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By Paul Goodman
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I chaired a panel on family policy yesterday at the Conservative Renewal Conference at Windsor: the speakers were Harry Benson of the Marriage Foundation, Kathy Gyngell of the Centre for Policy Studies and my former Parliamentary colleague Tim Loughton.  Later, I was a panel member myself for a Question Time-type session with Adam Afriyie, Marta Andreason, Alex Deane from the City of London and Weber Shandwick, Simon Richards from the Freedom Association, and Matthew Sinclair from the Taxpayers' Alliance – very ably chaired by our own David Dimbleby, Windsor and Maidenhead's very own David Burbage.


Listing the other sessions and speakers would be a lengthy business, one perhaps better left the the conference's own website.  Organising the conference will have meant a lot of hard work, so many thanks to George Bathurst, Richard Hyslop and Phil Sage, Conservative Renewal's co-founders.  I'm sorry to have missed the meeting of the Conservative Philosophy Group, which took place at the same time as conference's final panel, and the dinner that followed the conference addressed by Jesse Norman.  I would say that there were about 200 or so people present at the conference, and draw two conclusions from that fact and the proceedings.

  • Ministers should speak at the Renewal Conference.  As I write so, I'm not thinking primarily of the decision to pull Ministers out of this year's conference, though I agree with Adrian Hilton that it was wrong.  Rather, I am mulling over CCHQ's view that Ministers should campaign in marginal seats and not visit "safe" ones.  At first glance, this seems sensible; on deeper inspection, it's flawed.  This is because what is true in this Parliament is true in every Parliament: CCHQ necessarily wants to focus on the marginals.  It follows that members in those "safe" seats must resign themselves to being treated like second-class citizens, at least as far as interacting with the most senior of their fellow party members is concerned.  No other organisation would run its affairs in this way: imagine the CPRE declaring that it would deliberately neglect its members in places where it had the largest branches.  Furthermore, there is no longer such an animal as a "safe seat", and the decline in active party support needs to be reversed, fast.  The Windsor Conference is becoming one of the larger gatherings of party members outside the party conferences proper. Ministers should go where members go.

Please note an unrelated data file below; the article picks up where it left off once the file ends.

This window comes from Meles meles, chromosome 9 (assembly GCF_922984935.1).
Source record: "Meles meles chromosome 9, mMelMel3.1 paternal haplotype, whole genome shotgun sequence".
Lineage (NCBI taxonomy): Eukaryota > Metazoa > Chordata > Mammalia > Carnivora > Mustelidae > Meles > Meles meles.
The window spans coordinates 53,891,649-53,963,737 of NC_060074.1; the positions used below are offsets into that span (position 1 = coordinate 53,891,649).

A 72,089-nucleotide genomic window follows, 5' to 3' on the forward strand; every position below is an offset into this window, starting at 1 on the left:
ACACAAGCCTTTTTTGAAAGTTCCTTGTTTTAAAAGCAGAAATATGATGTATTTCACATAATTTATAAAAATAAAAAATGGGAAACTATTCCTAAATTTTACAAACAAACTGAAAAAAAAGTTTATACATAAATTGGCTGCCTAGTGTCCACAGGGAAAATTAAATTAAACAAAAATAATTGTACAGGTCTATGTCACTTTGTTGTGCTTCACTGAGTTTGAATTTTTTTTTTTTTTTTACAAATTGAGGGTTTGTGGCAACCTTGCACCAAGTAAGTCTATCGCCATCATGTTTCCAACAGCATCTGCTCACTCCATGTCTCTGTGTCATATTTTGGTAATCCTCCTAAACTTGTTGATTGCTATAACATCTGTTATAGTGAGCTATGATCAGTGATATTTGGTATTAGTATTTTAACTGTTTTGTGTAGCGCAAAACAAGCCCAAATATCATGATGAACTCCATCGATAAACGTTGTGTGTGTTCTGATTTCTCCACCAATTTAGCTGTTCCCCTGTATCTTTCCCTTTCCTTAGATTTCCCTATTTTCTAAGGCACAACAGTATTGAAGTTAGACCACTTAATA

• What members want most from David Cameron is a little bit of love.  More autonomy in selecting candidates for Westminster and the European Parliament…more of a say at Party Conference…electing the Party Chairman…no shortage of solutions was offered yesterday to the fall in party membership.  I would say that about a third of those present applauded or nodded when solutions of this kind were floated by speakers.  This isn't to say that the remaining two-thirds disagreed, but the speeches, comments and suggestions from the floor suggested that what members want most isn't so much institutional change as emotional reassurance.  In short, they want to know that the leadership is – as politicians put it – "on their side", and cares about them.  They voted for Cameron decisively in 2005 (more so than MPs), but that early affection has cooled, for reasons too familiar for me to list all over again.  During the quarrels between the Liberals and the SDP during the 1980s, Roy Jenkins once called for "a little bit of love" between the two parties.  I came away from yesterday's conference thinking that what activists want most from the leadership is a little bit of love.

102 comments for: What Party members want most from Cameron is a little bit of love

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